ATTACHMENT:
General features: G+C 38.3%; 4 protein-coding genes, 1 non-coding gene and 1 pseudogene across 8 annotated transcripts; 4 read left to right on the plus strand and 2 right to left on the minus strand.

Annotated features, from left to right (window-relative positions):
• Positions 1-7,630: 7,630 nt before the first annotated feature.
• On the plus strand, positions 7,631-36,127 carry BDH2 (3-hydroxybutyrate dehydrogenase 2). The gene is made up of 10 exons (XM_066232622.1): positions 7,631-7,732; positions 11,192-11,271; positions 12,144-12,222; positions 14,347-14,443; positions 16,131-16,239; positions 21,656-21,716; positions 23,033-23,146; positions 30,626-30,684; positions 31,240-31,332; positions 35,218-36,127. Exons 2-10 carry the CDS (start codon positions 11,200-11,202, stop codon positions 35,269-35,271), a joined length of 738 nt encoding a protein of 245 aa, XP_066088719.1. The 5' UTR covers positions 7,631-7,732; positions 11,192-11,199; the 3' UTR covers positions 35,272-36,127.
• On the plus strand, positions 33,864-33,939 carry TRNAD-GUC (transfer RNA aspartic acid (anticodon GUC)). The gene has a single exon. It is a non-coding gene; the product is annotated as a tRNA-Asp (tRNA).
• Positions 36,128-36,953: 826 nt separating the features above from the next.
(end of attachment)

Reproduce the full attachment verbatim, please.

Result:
General features: G+C 38.3%; 4 protein-coding genes, 1 non-coding gene and 1 pseudogene across 8 annotated transcripts; 4 read left to right on the plus strand and 2 right to left on the minus strand.

Annotated features, from left to right (window-relative positions):
• Positions 1-7,630: 7,630 nt before the first annotated feature.
• On the plus strand, positions 7,631-36,127 carry BDH2 (3-hydroxybutyrate dehydrogenase 2). The gene is made up of 10 exons (XM_066232622.1): positions 7,631-7,732; positions 11,192-11,271; positions 12,144-12,222; positions 14,347-14,443; positions 16,131-16,239; positions 21,656-21,716; positions 23,033-23,146; positions 30,626-30,684; positions 31,240-31,332; positions 35,218-36,127. Exons 2-10 carry the CDS (start codon positions 11,200-11,202, stop codon positions 35,269-35,271), a joined length of 738 nt encoding a protein of 245 aa, XP_066088719.1. The 5' UTR covers positions 7,631-7,732; positions 11,192-11,199; the 3' UTR covers positions 35,272-36,127.
• On the plus strand, positions 33,864-33,939 carry TRNAD-GUC (transfer RNA aspartic acid (anticodon GUC)). The gene has a single exon. It is a non-coding gene; the product is annotated as a tRNA-Asp (tRNA).
• Positions 36,128-36,953: 826 nt separating the features above from the next.